For Kini Seawright, and all the other women who bury a loved one due to police or prison violence...

Thursday, June 5, 2014

ASPC-Eyman Suicide in Custody: Mark Moore, 57.

Sad to report there's been another suicide in the AZ DOC's supermax prison, ASPC-Eyman; that prison is a death trap for people prone to self-destruction. This one isn't the usual prisoner suicide, though - which has been male, young and facing life, on death row, or just about to be free, for the most part these past 5 years. This fellow had been at the AZ DOC since 1986, had a decent job, was only medium custody (which meant he had more privileges and programming opportunities then most guys I hear from have), and he apparently hadn't had any disciplinary write-ups in over a year. Yeah, he was in for life, but he'd made some kind of life in there and adapted to it...look at his work record.

Latest Supermax suicide victim, 
Mark Moore, 57

The only clue to something changing I can see on his AIMS, which is public info on the DOC website, is that he had just been re-classed a week ago, likely to a lower  custody level. Based on letters I've gotten from other prisoners who were old-timers being re-classed, its possible he was told he'd be moved to another General Population yard, despite his apprehensions about being there given his history as a sex offender. But, given his history as a sex offender, I doubt the DOC would put him back in GP. I think they would be prohibited from it, in fact....except that that's not what he was doing time for, this time around. So they may well have told him he was not getting protective custody and would have to make it in GP. That probably kills more guys than any other single thing at the AZ DOC.

Given the possibility that he was already in Protective Custody and remaining there, though,  I wondered what else might have been going on to cause him to take his life. He didn't appear to be severely mentally ill, based on his steady employment history as a barber (they don't like giving the SMI guys scissors). Maybe he got a terminal diagnosis he couldn't deal with, or was sexually assaulted and the DOC didn't appropriately counsel him (all too often the case, the victim is put in the hole while the perpetrator remains free on the yard. The victim is then repeatedly humiliated by officers, especially those victims who are known to be gay, and moved from GP yard to GP Yard while begging to be placed in protective custody....). Both Jesse Cabonias and Duron Cunningham committed suicide in the wake of no or poor institutional response to their sexual victimization - those are just the two I know about, anyway.

The standard psychiatric evaluations offered to Eyman prisoners by Corizon leave a lot to be desired, as you can see here. Basically, the medium security folks are rounded up, chained to each other, and transported to a maximum security yard where they are then herded into a room together to have their telephonic appointment with the shrink. Reports from prisoners are that these meetings have been held while they were  still chained to other prisoners - the DOC flatly denies this. In any case, the prisoners only get a few minutes of doctor time and the experience they have to endure for the sake of it has discouraged many from seeking psychiatric care or continuing with treatment.

In order to maximize profits - which is what the legislature wanted DOC to hire them to do, to make a profit at taxpayer and prisoner expense -  Corizon has slashed staff time available to ill prisoners, and discontinued many psychiatric medications switching prisoners who were functioning well on one drug to older, less effective meds with more severe side effect profiles, which many prisoners understandably no longer wish to take. These are the drugs that pharmaceutical companies typically sell extremely cheap in developing countries for institutionalized people, because hardly anyone in the US uses them anymore due to the side effect profiles - some - even at low doses, can cause high rates of Tardive Dyskinesia, a serious neurological syndrome. Here, in fact, is another letter of concern from Donna Hamm to the DOC Director, Chuck Ryan, about psychiatric and health care at Eyman under Corizon.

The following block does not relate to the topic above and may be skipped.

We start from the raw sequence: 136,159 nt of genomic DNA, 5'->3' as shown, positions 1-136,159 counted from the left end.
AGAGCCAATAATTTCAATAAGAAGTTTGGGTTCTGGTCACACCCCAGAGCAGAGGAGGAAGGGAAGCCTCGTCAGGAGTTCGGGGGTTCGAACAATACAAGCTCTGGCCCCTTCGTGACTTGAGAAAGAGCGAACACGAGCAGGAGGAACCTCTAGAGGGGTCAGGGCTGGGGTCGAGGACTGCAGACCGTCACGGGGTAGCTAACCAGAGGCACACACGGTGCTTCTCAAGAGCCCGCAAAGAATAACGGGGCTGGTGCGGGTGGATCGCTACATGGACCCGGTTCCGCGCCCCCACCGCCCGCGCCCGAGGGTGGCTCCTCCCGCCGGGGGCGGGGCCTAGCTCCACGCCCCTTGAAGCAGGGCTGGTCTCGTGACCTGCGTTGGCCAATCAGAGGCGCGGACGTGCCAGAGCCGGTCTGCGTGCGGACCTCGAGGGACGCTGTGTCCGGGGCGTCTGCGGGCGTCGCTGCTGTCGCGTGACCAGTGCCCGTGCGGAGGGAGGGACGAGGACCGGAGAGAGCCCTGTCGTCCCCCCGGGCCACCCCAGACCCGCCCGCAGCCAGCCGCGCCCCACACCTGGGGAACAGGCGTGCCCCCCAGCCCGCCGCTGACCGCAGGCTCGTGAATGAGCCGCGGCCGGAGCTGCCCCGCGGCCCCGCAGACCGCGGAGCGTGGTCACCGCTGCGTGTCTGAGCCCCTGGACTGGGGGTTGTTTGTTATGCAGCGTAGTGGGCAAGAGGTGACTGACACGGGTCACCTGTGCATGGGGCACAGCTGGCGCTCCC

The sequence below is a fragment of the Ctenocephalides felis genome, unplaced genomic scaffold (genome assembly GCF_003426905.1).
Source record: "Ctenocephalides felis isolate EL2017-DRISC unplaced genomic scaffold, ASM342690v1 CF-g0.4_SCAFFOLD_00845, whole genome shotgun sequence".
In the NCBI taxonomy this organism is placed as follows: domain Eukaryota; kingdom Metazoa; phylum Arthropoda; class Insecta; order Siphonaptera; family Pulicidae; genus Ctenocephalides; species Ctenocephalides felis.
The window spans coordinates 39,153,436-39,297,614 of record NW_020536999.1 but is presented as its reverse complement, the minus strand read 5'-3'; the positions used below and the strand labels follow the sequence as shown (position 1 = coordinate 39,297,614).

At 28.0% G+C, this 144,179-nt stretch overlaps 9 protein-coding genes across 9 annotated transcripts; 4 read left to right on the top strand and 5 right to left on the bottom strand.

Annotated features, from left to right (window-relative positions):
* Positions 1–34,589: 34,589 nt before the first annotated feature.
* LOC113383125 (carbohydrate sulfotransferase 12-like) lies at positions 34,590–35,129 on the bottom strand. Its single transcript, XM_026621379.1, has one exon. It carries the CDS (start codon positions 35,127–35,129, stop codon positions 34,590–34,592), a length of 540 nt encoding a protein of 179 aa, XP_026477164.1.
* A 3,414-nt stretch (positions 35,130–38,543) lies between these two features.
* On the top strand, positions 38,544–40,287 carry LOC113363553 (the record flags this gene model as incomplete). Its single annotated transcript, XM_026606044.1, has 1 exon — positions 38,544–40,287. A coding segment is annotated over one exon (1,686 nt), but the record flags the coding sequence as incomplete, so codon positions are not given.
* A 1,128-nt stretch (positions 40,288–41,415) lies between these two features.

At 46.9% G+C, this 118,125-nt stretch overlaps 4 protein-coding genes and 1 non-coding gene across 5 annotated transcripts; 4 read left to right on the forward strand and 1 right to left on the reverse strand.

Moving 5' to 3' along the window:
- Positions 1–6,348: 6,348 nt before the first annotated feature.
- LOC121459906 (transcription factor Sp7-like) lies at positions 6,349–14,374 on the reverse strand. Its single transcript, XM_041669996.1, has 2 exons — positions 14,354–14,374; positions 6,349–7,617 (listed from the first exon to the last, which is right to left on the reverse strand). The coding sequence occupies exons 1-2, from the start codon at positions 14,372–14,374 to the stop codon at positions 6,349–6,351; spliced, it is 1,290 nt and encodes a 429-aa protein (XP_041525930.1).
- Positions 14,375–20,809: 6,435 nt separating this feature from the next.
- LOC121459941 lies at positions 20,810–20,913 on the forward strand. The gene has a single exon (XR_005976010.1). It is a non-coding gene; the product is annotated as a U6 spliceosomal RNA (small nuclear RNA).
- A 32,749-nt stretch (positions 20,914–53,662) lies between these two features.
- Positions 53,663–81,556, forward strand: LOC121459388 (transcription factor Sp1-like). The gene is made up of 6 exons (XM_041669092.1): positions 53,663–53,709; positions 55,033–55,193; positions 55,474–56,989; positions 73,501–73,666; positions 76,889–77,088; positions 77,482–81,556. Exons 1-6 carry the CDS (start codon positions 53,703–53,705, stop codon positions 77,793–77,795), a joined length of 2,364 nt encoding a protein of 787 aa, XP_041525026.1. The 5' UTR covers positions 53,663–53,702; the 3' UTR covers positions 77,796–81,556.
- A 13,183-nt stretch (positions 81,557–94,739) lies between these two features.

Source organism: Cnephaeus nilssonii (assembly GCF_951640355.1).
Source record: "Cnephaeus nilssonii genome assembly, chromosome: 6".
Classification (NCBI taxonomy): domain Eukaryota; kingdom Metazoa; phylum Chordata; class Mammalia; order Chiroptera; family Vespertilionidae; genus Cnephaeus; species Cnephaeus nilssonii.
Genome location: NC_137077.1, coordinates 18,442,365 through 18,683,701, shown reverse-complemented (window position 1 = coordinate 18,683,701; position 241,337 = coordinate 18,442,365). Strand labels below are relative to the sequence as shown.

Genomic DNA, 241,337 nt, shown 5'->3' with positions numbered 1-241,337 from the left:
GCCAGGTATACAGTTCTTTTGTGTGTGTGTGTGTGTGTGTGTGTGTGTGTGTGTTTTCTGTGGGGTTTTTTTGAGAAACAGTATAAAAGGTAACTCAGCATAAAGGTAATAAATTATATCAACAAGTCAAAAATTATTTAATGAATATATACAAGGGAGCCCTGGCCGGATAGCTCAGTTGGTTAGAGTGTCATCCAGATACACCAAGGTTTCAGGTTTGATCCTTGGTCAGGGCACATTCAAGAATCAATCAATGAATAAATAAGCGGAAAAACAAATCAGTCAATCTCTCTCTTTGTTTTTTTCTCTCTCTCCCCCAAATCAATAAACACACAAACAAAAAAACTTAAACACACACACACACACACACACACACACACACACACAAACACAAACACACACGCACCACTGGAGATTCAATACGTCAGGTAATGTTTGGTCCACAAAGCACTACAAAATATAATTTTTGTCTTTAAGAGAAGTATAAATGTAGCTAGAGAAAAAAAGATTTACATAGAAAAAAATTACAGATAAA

Similarly, to save money, Corizon discontinued a good many prisoners, if not all, from their pain management medications when they took over the medical care contract. Even many of those who managed to get their doctor to start them on another medication found they were ineffective for the diabetic neuropathy, or back pain, or bone cancer they were dealing with, and felt compelled to resort to heroin for pain management instead - far easier to get on a prison yard these days than a single tablet of Tylenol 3. Some, facing unbearable pain, day in and day out, with no compassion or relief from medical providers who would just as soon let them die in agony, might even choose to end their lives themselves, the one thing they have ultimate control over when all else is controlled by the state.

Not all DOC medical staff are heartless or gutless, though - at least Teresa Short walked away and came forward about the ethical dilemmas she experienced at Corizon over the past year, working in the intensive care unit at Tucson prison. And some legislators wonder why there's a class action suit complaining about the "free" medical care prisoners are so lucky to get - they think the ACLU has nothing better to do. The legislature's willingness to turn a blind eye is a large part of the problem at the AZ DOC

Anyway, my condolences go out to anyone who cared about this man - as well as to the survivors of his murder victim, for whom his suicide will bring up a lot of feelings, I would imagine. If anyone has any hard info about how and why he killed himself, I'm Peggy Plews - contact me at 480-580-6807 / or PO box 20494 PHX 85036.